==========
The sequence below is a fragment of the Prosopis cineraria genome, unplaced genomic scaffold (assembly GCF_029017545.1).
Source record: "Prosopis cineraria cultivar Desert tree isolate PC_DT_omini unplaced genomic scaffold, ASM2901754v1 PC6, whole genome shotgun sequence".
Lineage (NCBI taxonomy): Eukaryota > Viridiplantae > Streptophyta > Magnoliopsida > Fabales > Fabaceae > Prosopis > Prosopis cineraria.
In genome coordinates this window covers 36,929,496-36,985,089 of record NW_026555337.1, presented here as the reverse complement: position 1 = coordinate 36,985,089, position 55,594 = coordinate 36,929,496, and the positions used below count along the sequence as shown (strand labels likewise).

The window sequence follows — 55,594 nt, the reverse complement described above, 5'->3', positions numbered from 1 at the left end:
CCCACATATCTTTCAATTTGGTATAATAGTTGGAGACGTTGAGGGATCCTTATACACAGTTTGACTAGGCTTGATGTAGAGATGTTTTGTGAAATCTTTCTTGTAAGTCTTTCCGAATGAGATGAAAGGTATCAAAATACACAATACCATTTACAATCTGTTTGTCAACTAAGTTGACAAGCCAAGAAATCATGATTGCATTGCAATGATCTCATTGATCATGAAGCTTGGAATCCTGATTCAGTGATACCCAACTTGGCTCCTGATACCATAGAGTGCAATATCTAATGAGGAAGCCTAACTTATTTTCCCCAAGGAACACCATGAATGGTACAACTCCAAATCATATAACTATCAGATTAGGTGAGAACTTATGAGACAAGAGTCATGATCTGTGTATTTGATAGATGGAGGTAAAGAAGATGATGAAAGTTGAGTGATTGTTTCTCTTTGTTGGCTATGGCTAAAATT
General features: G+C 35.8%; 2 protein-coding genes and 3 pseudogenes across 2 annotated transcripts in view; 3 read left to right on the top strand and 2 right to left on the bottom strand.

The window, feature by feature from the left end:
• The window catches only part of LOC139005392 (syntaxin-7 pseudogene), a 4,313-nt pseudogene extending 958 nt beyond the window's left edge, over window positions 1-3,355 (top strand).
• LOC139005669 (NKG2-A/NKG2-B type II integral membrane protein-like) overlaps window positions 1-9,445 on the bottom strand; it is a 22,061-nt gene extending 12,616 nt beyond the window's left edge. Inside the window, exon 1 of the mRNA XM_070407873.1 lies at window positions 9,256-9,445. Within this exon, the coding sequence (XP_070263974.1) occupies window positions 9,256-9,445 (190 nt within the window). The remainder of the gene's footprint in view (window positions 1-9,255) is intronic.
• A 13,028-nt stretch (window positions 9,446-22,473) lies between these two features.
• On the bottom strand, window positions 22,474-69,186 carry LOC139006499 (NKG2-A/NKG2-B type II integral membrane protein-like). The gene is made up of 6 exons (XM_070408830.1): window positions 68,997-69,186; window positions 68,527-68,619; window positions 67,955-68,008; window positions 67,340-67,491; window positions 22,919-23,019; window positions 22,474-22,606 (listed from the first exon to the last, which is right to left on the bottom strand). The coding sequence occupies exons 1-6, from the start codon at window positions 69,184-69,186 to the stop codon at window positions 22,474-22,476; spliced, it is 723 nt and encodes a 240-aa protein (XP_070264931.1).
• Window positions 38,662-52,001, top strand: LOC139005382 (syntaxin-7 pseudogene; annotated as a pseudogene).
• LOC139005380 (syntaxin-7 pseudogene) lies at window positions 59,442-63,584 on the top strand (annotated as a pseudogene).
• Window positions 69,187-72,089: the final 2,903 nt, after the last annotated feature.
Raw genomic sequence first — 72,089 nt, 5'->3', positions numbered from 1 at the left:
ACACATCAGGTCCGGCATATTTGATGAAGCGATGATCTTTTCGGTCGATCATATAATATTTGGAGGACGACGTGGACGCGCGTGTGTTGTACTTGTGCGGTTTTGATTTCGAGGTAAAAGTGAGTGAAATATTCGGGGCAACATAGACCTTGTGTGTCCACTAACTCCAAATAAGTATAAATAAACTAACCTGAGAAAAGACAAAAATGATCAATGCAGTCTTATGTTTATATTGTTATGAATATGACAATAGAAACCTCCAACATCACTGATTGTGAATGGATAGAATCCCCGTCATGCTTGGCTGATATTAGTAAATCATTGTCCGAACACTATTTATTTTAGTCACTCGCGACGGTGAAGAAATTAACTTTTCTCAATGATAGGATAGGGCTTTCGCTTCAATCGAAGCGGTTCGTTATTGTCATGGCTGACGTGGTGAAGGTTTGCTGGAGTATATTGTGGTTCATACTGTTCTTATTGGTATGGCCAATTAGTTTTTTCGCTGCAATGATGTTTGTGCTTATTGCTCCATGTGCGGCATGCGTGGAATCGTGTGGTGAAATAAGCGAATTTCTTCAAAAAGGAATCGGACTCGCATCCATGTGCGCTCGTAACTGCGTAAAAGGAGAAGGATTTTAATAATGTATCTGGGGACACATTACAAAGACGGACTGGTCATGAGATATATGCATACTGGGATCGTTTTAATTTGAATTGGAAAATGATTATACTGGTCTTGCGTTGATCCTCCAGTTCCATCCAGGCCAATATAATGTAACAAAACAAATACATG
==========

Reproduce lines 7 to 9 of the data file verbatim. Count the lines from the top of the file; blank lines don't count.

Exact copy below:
General features: G+C 35.8%; 2 protein-coding genes and 3 pseudogenes across 2 annotated transcripts in view; 3 read left to right on the top strand and 2 right to left on the bottom strand.

The window, feature by feature from the left end:
• The window catches only part of LOC139005392 (syntaxin-7 pseudogene), a 4,313-nt pseudogene extending 958 nt beyond the window's left edge, over window positions 1-3,355 (top strand).